• Impact timelines by market by property type categories

Continuing with the AAA/AARP vs OTA example: as of April 2020, the total U.S. 18-month recovery scenario projects that by September 2020, AAA/AARP revenue will be 40% lower than September 2019 levels, as compared to Merchant Model OTA revenue (like Expedia), which will only be 10% below. Once again, knowing the business mix that will constitute the hotel’s RevPAR will make a material difference to the recovery timeline and ultimately cash flow projections. Having these guidelines of several recovery scenarios supports more accurate analysis for any given hotel.

Long Term: Traditional Opportunity Indicators

Given the likely reduction in competition, there may be good opportunities for those in a stronger cash position. To capitalize on these, investors will still need to consider:

  1. Which markets are favorable?

  2. Which asset classes are favorable?

  3. Is new development still an option?

Traditional underwriting will remain the playbook for these hotel opportunities; understanding the profile of the historical demand in a market will significantly enhance the analysis. Although new development opportunities may dwindle until construction loans become easier to secure and construction resumes, acquisitions and repositioning will remain enticing.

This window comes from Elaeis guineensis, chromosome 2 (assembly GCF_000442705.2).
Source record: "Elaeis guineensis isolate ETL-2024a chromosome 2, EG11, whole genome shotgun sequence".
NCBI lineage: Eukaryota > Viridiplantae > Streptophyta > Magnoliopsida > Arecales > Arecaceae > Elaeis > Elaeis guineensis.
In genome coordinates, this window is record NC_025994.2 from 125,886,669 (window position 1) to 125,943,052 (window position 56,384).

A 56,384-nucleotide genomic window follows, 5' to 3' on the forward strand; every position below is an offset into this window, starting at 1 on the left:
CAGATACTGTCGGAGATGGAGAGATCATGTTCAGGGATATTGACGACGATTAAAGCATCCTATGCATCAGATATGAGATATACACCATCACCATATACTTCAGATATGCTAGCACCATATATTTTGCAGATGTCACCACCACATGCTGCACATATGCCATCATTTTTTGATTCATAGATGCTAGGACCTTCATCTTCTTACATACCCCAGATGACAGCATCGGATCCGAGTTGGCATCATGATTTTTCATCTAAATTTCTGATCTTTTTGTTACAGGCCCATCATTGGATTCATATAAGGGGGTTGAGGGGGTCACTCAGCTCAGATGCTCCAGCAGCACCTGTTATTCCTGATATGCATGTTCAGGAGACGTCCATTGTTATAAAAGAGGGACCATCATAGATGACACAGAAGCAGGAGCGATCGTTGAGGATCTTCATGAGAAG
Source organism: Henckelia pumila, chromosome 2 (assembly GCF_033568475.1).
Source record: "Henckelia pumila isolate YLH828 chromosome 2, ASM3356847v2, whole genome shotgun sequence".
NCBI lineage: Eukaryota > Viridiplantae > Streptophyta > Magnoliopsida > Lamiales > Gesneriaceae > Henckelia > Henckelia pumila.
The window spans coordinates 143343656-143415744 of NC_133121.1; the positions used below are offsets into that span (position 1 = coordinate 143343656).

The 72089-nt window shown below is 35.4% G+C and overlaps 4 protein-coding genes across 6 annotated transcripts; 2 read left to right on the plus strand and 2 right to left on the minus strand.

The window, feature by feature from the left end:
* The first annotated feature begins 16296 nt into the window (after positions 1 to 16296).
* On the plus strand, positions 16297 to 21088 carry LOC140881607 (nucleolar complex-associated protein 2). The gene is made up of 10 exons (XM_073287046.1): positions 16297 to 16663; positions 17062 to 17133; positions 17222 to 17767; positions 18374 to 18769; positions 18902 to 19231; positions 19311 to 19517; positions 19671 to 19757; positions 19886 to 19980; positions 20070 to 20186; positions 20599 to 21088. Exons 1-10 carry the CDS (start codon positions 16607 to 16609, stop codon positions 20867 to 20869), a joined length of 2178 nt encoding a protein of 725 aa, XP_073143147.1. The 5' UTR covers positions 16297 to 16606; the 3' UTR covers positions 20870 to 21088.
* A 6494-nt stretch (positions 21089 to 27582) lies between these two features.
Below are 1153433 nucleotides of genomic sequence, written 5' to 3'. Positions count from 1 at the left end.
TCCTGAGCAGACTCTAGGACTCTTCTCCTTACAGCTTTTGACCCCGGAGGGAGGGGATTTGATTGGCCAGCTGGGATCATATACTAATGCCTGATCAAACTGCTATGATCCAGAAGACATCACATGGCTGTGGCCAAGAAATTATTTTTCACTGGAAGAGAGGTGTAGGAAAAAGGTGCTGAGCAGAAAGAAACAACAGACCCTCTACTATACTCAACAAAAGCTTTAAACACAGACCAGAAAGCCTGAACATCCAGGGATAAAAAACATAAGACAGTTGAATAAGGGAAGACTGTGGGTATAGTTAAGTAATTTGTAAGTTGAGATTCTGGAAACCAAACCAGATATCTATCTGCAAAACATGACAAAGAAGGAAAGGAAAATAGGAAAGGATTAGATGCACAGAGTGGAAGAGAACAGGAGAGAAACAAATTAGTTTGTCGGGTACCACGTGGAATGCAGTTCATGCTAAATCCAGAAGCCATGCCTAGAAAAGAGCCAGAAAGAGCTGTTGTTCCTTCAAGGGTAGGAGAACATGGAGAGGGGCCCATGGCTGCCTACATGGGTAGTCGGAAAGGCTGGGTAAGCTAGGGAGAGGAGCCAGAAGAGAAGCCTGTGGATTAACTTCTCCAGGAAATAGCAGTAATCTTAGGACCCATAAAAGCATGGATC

In addition to the example displayed above for assessing an asset of existing interest, rate category or channel information is also the key to power a focused market opportunity and acquisition strategy: 

  • A market that had an excess of extended stay demand being accommodated at non-extended stay hotels will still be ripe for additional extended stay supply.

  • A submarket where 60%+ of bookings were made by brand-affiliated guests will still be a good opportunity to acquire an underperforming independent hotel and add a brand flag.

  • A hotel that has maintained high occupancy early in the COVID-19 recovery with a relatively low cost of customer acquisition will still be a cash cow.

Read this article to learn more about four metrics that strengthen traditional underwriting.

Key Takeaways

Assets may change hands, but hotel real estate is not going anywhere. Certainly, many aspects of the hotel industry will change, but unlike retail or financial services, the hospitality experience can not shift to a digital/virtual model. Travel has become a necessity, no longer a luxury; the hotel industry will recover.

Real estate investors can mitigate the short term, prepare for the mid term, and take advantage of the long term. But it will require more surgical and data-driven evaluation of the demand than ever before. Those who embrace critical new data and analytical tools will excel as they navigate the upcoming recovery cycle.